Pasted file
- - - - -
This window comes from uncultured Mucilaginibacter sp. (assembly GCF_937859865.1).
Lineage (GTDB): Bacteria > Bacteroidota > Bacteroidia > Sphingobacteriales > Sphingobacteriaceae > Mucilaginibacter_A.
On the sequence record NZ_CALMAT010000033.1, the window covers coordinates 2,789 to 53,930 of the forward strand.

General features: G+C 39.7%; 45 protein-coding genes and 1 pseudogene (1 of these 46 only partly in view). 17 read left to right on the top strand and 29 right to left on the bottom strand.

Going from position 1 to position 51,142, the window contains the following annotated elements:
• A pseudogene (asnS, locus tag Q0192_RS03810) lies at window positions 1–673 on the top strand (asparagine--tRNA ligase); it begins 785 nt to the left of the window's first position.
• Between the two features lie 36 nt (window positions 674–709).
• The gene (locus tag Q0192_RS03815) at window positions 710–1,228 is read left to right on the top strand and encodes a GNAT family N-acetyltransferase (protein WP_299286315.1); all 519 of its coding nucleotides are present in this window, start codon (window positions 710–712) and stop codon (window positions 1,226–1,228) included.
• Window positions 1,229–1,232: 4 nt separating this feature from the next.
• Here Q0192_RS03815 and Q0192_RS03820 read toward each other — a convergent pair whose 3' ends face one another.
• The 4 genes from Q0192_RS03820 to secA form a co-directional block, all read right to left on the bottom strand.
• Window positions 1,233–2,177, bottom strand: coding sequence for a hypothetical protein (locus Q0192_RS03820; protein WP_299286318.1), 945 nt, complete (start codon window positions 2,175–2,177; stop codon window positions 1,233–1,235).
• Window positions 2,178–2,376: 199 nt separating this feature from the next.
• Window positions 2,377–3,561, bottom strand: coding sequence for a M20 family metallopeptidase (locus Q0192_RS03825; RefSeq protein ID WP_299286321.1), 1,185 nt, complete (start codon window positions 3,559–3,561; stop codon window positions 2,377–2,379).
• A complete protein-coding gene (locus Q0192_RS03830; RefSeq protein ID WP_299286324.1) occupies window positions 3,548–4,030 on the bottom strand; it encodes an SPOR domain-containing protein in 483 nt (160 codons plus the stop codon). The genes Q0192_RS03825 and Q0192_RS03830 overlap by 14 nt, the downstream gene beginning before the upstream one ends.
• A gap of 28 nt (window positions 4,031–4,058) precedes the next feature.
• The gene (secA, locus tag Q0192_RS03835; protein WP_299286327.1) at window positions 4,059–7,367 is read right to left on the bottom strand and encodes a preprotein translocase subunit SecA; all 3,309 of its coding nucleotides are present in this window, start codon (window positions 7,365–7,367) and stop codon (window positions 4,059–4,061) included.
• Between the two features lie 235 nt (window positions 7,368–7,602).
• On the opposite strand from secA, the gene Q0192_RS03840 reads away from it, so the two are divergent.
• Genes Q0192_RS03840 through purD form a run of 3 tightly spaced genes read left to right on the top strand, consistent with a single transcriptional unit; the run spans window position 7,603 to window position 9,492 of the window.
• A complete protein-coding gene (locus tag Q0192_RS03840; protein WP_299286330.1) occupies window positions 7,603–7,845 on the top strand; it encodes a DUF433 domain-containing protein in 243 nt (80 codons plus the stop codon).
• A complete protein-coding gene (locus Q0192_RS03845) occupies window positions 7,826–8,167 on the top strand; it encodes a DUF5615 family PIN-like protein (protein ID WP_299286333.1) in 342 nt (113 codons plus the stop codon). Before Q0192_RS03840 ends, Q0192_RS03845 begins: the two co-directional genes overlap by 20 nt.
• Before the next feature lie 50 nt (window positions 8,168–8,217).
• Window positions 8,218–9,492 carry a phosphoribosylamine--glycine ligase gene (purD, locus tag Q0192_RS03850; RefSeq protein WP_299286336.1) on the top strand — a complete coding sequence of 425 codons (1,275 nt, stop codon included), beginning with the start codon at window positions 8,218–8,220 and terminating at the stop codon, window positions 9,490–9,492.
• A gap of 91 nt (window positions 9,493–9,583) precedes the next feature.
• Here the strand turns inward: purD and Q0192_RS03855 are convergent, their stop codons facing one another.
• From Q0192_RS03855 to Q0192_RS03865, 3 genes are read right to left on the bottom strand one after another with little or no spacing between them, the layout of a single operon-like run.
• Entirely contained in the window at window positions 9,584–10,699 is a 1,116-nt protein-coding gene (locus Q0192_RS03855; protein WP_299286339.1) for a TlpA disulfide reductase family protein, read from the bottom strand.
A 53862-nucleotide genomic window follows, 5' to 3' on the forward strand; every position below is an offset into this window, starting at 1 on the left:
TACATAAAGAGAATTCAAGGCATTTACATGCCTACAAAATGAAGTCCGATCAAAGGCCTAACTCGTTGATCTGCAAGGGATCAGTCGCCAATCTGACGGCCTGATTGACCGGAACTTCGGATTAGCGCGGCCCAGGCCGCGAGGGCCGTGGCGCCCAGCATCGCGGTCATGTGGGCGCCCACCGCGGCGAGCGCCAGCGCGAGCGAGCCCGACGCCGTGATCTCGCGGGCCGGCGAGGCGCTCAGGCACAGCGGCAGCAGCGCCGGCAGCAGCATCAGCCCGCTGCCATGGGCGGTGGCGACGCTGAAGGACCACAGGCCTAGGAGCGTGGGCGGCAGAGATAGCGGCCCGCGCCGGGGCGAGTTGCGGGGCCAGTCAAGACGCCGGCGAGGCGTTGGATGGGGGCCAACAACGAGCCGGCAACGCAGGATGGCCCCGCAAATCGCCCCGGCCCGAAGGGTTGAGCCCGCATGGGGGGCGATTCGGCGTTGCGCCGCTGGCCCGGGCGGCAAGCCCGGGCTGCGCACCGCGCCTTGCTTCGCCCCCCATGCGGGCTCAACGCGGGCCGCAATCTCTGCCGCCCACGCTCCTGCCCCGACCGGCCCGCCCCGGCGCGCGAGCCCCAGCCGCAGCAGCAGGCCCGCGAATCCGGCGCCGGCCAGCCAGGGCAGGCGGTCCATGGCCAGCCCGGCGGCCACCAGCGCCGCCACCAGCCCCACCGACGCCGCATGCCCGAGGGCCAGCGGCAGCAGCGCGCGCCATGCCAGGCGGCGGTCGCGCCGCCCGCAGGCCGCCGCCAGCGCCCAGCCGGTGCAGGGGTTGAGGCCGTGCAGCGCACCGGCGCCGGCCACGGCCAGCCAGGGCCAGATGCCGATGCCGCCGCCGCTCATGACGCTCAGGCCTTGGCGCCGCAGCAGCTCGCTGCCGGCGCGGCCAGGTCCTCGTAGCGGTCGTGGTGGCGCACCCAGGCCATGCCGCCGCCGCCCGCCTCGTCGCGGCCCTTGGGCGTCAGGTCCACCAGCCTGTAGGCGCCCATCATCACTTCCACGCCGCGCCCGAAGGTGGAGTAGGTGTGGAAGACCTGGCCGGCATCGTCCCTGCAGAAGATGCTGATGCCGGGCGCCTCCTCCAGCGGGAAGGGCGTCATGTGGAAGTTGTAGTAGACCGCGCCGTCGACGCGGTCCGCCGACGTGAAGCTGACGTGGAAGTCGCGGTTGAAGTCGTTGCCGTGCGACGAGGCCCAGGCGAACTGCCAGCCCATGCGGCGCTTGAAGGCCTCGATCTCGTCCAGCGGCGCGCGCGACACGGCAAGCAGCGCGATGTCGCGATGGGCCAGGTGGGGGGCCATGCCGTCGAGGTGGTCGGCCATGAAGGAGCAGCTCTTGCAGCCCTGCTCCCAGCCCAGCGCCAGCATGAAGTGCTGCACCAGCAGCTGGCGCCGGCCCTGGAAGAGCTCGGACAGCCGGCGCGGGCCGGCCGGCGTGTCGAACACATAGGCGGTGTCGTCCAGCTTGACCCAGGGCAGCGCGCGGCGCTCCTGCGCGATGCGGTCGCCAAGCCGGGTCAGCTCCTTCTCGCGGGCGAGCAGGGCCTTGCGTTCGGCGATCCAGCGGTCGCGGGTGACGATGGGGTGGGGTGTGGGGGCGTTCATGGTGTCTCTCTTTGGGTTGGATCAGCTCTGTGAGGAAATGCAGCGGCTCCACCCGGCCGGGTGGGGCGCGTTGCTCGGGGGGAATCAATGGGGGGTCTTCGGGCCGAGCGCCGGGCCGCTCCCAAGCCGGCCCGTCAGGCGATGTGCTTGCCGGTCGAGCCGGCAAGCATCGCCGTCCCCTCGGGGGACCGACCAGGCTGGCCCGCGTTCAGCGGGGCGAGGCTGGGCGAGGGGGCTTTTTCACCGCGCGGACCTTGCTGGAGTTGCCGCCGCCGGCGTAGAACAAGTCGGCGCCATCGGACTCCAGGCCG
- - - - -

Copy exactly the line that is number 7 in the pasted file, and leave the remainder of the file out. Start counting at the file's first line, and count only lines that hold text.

• Between the two features lie 36 nt (window positions 674–709).